Even on the assumption that such evidence was admissible, its rejection was not reversible error, because such evidence taken in connection with the evidence that was admitted, was insufficient to sustain a finding that there was a joint enterprise between Parker and Ullom such as would justify charging the latter with the negligence of the former; hence, the rejection of the offered evidence would not prejudice the substantial rights of Parker. Code, § 439.

    In Denver Tramway Co. v. Orbach, 64 Colo. 511,172 P. 1063, we said:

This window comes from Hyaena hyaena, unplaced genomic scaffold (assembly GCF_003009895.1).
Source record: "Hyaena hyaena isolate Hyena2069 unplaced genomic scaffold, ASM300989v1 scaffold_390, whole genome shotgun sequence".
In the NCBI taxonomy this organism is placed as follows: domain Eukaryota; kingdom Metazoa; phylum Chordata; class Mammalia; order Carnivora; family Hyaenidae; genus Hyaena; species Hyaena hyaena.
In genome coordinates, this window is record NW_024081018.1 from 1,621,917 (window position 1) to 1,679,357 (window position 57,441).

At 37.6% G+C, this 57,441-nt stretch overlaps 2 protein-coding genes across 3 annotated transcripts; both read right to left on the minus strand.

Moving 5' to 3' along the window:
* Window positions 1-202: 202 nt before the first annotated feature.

"In C. S. Ry. Co. v. Thomas, 33 Colo. 517,81 P. 801, 70 L.R.A. 681, 3 Ann. Cas. 700, on which counsel rely, this court, in terms, confined the discussion to passengers in private vehicles, and pointed out that negligence was to be imputed to a passenger only in those exceptional cases in which `the injured person is in a position to exercise authority or control over the driver."

    "The imputation of negligence in cases of a `joint enterprise' has the same basis, it being properly assumed that the several parties to the enterprise will each have a voice in its management, and hence have the right to exercise control over a driver, when the parties are traveling in furtherance of the enterprise. Each is in effect the agent of the others in the line of their undertaking."